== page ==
To compare community-acquired pneumonia (CAP) in hospitalized human immunodeficiency virus (HIV)-infected patients with that in hospitalized non-HIV-infected patients by assessing presenting characteristics, etiology and outcomes.
Retrospective chart review.
A tertiary care centre in Halifax, Nova Scotia.
Thirty-two HIV-infected patients requiring hospitalization for treatment of CAP were identified from September 1991 to October 1993 and compared with 33 age-matched non-HIV-infected patients who presented with pneumonia during the same period.
The two populations were comparable in age, sex and race. Fifty per cent of the HIV-infected and 20.8% of the non-HIV-infected patients had had a previous episode of pneumonia. Pneumocystis carinii pneumonia (PCP) accounted for 16 of the 32 episodes of CAP in the HIV-infected patients, while none of the non-HIV-infected patients had PCP. Pneumonia secondary to Streptococcus pneumoniae was more common in the non-HIV-infected patients (five versus one, P=0.02). Vital signs and initial PO2 did not differ between the two groups. White blood cell count was lower at admission for the HIV population (5.7×109/L versus 12.7×109/L, P=0.003). The HIV patients were more likely to undergo bronchoscopy (27.7% versus 0%, P<0.001). The length of stay in hospital, transfer to the intensive care unit and necessity for intubation were the same for both groups. The in-hospital mortality for HIV-infected patients was eight of 32 (25%) while for the non-HIV-infected patients it was none of 33 (P=0.002).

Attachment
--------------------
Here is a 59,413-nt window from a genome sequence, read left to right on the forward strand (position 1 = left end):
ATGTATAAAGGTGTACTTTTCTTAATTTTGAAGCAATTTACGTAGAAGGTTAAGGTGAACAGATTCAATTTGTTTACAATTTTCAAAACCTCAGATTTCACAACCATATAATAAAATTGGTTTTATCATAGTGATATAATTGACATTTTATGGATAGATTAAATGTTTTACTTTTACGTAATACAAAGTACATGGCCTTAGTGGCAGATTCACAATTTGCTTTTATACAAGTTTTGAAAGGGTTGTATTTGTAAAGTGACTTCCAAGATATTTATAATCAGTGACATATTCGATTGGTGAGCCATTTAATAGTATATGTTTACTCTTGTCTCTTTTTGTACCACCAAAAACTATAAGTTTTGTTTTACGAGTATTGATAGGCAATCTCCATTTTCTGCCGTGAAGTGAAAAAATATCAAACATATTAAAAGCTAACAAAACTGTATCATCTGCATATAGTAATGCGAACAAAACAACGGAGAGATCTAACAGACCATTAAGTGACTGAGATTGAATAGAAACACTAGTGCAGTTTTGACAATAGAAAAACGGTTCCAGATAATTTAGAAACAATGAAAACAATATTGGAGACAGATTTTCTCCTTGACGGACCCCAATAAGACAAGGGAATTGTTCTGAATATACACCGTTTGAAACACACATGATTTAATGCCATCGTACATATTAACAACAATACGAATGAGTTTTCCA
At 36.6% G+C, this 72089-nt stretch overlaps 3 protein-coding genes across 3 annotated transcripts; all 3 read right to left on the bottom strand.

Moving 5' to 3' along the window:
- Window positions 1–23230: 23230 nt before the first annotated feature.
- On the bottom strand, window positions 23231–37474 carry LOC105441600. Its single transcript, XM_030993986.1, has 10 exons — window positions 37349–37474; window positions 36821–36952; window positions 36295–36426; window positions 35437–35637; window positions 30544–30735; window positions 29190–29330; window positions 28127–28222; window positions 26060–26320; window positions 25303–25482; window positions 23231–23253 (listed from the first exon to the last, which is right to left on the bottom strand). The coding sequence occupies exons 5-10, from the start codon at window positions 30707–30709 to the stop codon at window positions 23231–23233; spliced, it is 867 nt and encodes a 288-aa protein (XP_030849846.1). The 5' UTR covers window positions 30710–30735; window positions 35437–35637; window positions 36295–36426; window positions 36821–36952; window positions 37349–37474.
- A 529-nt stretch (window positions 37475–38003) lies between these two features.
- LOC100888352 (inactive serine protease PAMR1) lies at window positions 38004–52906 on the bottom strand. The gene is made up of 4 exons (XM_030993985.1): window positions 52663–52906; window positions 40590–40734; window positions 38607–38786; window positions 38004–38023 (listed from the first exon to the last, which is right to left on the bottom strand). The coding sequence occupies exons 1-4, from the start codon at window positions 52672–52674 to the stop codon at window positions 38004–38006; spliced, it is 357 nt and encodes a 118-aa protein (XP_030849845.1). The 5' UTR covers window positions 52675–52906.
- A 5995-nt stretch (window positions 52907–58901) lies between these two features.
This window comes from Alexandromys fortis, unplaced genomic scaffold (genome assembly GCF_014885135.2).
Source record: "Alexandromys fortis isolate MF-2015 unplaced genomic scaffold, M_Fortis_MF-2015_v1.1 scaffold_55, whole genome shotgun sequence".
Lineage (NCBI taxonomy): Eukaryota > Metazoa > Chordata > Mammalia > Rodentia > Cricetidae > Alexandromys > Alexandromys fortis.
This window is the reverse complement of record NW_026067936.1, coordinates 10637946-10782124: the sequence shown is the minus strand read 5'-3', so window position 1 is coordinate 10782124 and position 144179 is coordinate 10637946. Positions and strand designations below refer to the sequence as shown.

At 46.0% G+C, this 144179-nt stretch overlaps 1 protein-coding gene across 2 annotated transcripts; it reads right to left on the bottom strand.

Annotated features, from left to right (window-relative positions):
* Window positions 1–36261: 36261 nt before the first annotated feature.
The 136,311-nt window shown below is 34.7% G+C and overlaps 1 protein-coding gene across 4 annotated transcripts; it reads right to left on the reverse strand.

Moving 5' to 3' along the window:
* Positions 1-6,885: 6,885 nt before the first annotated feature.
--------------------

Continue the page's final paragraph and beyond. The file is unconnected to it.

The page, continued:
Patients with HIV infection who present with CAP are more likely to have PCP, to have had a past episode of pneumonia and to die while in hospital than age- and sex-matched non-HIV-infected patients with CAP.
Community-acquired pneumonia; Human immunodeficiency virus infection; Hospitalization
Immune responses to Pneumocystis jirovecii are not well understood in HIV infection, but antibody responses to proteins may be useful as a marker of Pneumocystis risk or presence of Pneumocystis pneumonia (PcP).
Retrospective analysis of a prospective cohort
Enzyme-linked immunosorbent assays of antibodies to recombinant Pneumocystis proteins of major surface glycoprotein fragments (MsgC1, C3, C8, and C9) and of antibody titers to recombinant kexin protein (KEX1) were performed on three sequential serum samples up to 18 months prior to and three samples after first AIDS-defining illness from Multicenter AIDS Cohort Study participants and compared between those who had PcP or a non-PcP AIDS-defining illness.